Directions for impregnating Water with Fixed Air

Joseph Priestley, 1772

Joseph Priestly (1733-1804) was an English Unitarian minister and chemist. it is to Priestly that we owe the discovery of oxygen, carbon dioxide, hydrogen and ten other types of gases. His mother died when he was 6 years old and he was raised by an aunt. Priestly was educated by a maverick minister and learned several languages, including Hebrew and Arabic. At the age of 22 he became a minister and began moving around Britain. In 1761 he moved to Lancashire to teach literature and languages at Warrington Academy, and in 1762 he married Mary Wilkinson of Wrexham, moving to Leeds and taking over Mill Hill. Because of the proximity of his home to a brewery, he became fascinated by the gases that emanated from fermenting beer vats, which later, through his experiments, were described as carbon dioxide.

Priestley found a way to combine carbon dioxide with water and discovered soda ash. In 1772 he published a paper in London entitled Directions for Impregnating Water with Fixed Air, in which he describes the process of dripping sulfuric acid on gypsum to produce carbon dioxide and forcing the gas to dissolve in a bowl of water by shaking it, thus creating soda water. The treatise is divided into three different sections: preparation, process, and observations and postscripts.

Priestley’s treatise, as far as Portugal is concerned, can be found in several libraries including the Portuguese National Library (BNP) in Lisbon and the library of the University of Coimbra.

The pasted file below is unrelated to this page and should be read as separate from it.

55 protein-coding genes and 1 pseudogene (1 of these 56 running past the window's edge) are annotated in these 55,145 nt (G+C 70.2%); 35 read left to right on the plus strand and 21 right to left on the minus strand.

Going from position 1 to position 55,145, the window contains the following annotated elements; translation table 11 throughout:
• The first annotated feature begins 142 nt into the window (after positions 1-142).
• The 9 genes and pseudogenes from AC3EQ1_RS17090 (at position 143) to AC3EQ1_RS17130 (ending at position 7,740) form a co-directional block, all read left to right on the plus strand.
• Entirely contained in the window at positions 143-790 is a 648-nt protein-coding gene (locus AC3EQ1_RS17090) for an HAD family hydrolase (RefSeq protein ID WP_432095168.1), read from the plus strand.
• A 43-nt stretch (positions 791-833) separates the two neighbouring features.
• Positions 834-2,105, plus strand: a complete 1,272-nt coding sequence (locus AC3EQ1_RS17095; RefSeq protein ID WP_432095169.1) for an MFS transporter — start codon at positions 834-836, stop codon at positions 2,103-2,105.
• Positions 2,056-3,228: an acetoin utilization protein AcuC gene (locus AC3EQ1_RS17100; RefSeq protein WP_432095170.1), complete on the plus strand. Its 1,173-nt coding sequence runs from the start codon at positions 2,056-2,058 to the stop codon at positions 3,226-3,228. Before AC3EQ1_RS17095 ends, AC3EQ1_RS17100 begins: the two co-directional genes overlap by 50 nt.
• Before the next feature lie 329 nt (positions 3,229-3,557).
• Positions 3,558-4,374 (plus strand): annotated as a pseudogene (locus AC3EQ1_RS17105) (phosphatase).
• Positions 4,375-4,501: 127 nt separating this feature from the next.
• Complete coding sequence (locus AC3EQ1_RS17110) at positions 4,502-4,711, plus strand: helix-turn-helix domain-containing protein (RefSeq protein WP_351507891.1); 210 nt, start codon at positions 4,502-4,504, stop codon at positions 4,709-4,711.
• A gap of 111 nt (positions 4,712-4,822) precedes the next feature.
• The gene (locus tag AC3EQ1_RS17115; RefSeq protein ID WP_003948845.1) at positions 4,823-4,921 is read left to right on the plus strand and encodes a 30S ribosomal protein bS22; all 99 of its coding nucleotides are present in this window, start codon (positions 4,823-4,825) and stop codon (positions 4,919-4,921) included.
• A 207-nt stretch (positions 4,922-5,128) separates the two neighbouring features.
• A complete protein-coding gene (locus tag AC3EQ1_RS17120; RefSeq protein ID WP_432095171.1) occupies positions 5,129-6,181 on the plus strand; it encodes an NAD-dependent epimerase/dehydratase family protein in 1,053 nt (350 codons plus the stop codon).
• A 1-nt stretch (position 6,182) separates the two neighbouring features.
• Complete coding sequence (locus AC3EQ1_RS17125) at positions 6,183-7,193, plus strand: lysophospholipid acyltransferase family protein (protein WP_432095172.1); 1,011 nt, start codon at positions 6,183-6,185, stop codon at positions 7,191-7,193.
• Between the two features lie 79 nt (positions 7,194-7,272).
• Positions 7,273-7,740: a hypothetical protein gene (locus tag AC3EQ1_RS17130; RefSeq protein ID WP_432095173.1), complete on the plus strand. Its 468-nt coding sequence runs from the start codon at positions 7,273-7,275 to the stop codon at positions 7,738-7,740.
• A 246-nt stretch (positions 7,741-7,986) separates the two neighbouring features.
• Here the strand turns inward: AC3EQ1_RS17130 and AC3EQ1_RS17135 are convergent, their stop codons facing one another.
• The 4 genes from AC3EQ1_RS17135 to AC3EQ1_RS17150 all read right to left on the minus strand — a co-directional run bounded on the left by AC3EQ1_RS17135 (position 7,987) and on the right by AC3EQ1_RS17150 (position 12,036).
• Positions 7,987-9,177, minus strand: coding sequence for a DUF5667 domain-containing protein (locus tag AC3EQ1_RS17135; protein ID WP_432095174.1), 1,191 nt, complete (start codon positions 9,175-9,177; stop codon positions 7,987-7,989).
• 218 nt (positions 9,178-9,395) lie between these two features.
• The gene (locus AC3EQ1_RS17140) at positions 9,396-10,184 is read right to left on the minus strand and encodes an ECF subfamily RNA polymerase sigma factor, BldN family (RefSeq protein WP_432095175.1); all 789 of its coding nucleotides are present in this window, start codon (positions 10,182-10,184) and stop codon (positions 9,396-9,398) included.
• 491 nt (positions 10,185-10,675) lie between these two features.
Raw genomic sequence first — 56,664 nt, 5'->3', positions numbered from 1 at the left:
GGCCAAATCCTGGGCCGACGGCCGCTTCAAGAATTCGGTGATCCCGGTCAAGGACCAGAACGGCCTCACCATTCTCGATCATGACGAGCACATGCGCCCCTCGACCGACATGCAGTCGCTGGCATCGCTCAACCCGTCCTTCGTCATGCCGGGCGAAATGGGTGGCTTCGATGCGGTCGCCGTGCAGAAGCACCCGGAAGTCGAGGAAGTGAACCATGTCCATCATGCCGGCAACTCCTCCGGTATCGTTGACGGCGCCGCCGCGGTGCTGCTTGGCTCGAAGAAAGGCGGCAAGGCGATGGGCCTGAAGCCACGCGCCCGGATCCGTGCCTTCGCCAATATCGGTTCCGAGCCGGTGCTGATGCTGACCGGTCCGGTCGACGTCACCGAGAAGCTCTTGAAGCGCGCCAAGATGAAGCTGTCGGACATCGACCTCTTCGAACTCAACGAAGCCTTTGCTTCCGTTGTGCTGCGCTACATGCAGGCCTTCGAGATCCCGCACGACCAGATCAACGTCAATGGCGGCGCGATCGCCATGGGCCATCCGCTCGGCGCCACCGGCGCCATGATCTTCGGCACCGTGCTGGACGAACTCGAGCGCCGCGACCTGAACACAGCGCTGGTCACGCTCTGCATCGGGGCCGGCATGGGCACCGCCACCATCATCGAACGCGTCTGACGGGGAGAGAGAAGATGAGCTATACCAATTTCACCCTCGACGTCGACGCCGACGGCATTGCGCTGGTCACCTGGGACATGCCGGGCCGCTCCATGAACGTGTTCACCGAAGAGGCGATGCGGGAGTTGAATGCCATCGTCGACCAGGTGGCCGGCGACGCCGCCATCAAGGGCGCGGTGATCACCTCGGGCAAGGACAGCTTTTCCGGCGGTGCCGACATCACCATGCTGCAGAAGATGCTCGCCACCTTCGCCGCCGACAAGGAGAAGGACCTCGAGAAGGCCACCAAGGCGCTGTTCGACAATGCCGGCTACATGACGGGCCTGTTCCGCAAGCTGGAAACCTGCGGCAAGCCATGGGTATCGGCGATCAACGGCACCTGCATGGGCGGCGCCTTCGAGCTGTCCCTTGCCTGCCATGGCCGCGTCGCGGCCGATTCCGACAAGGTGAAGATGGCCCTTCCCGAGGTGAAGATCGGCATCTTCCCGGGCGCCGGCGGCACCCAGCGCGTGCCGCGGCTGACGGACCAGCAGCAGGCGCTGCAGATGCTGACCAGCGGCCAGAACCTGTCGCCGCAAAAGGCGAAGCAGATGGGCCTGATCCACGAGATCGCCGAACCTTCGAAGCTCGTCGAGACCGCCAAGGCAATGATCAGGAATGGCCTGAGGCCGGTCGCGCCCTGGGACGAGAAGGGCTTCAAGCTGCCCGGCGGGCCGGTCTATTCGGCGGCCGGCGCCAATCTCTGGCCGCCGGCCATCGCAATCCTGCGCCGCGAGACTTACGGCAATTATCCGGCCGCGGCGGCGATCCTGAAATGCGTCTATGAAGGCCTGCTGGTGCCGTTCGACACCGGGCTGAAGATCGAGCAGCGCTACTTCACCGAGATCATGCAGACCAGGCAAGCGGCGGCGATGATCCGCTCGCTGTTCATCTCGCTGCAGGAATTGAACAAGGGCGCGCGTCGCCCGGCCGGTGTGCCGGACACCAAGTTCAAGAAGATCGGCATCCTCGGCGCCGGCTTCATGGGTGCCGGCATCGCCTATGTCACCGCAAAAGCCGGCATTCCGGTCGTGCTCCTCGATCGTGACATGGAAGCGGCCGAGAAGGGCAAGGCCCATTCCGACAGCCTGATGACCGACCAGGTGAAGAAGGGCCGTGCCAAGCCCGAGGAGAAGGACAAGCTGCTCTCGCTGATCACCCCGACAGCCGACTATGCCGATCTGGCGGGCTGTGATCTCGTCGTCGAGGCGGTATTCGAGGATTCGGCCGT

Editions & Translators

  • The book was first published in London in 1772.

  • An Italian translation was published in 1773 in Milan, by G. Marelli publisher, dal titolo Direzioni per impregnar l'acqua d'aria fissa, ad effetto di comunicarle lo spirito particolare, e le virtù dell'acqua di Pyrmont, e d'altre acque minerali di simigliante natura

  • A French translation was published in 1792, edited by Gabriel-François Venel and titled Manière d'imprégner l'eau d'air fixe et de lui communiquer les proppriétés de l'eau de Pyrmont, et de toutes les Eaux minérales qui sont connues sous le nom d'Acidules ou Aeriennes


[1] Priestley, J., Priestly, J., Cooper, T., & Christie, W. (1806). Memoirs of Dr. Joseph Priestley, to the year 1795. London: J. Johnson.

[2] Hoecker, J. (1987). Joseph Priestly and the idea of progress. New York: Garland.

[3] Hiebert, E., Ihde, A., Schofield, R., Kieft, L., & Willeford, B. (1979). Joseph Priestley, scientist, theologian, and metaphysician. Lewisburg [N.J.]: Bucknell University Press.